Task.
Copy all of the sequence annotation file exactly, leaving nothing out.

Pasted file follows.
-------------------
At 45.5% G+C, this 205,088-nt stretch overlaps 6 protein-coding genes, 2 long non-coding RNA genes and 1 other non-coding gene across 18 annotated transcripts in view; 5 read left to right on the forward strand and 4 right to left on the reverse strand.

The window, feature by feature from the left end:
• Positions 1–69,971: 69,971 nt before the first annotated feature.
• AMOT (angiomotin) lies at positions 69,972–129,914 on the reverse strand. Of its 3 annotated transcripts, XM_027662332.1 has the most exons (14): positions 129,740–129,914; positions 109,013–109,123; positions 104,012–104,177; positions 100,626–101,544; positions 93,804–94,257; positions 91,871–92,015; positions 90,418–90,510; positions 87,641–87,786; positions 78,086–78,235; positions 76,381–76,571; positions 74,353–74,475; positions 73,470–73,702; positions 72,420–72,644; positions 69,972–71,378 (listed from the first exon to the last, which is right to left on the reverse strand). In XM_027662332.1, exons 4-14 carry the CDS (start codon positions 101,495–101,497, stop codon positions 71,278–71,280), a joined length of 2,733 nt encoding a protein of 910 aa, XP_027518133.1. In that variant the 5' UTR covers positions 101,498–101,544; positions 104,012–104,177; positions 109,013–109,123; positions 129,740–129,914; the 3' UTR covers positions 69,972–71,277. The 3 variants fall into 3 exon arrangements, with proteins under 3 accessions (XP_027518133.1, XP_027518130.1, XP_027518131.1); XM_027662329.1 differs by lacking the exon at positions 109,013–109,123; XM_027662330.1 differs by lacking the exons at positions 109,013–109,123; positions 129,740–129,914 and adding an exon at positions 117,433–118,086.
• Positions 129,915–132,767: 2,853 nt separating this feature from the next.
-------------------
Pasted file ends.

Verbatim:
At 45.5% G+C, this 205,088-nt stretch overlaps 6 protein-coding genes, 2 long non-coding RNA genes and 1 other non-coding gene across 18 annotated transcripts in view; 5 read left to right on the forward strand and 4 right to left on the reverse strand.

The window, feature by feature from the left end:
• Positions 1–69,971: 69,971 nt before the first annotated feature.
• AMOT (angiomotin) lies at positions 69,972–129,914 on the reverse strand. Of its 3 annotated transcripts, XM_027662332.1 has the most exons (14): positions 129,740–129,914; positions 109,013–109,123; positions 104,012–104,177; positions 100,626–101,544; positions 93,804–94,257; positions 91,871–92,015; positions 90,418–90,510; positions 87,641–87,786; positions 78,086–78,235; positions 76,381–76,571; positions 74,353–74,475; positions 73,470–73,702; positions 72,420–72,644; positions 69,972–71,378 (listed from the first exon to the last, which is right to left on the reverse strand). In XM_027662332.1, exons 4-14 carry the CDS (start codon positions 101,495–101,497, stop codon positions 71,278–71,280), a joined length of 2,733 nt encoding a protein of 910 aa, XP_027518133.1. In that variant the 5' UTR covers positions 101,498–101,544; positions 104,012–104,177; positions 109,013–109,123; positions 129,740–129,914; the 3' UTR covers positions 69,972–71,277. The 3 variants fall into 3 exon arrangements, with proteins under 3 accessions (XP_027518133.1, XP_027518130.1, XP_027518131.1); XM_027662329.1 differs by lacking the exon at positions 109,013–109,123; XM_027662330.1 differs by lacking the exons at positions 109,013–109,123; positions 129,740–129,914 and adding an exon at positions 117,433–118,086.
• Positions 129,915–132,767: 2,853 nt separating this feature from the next.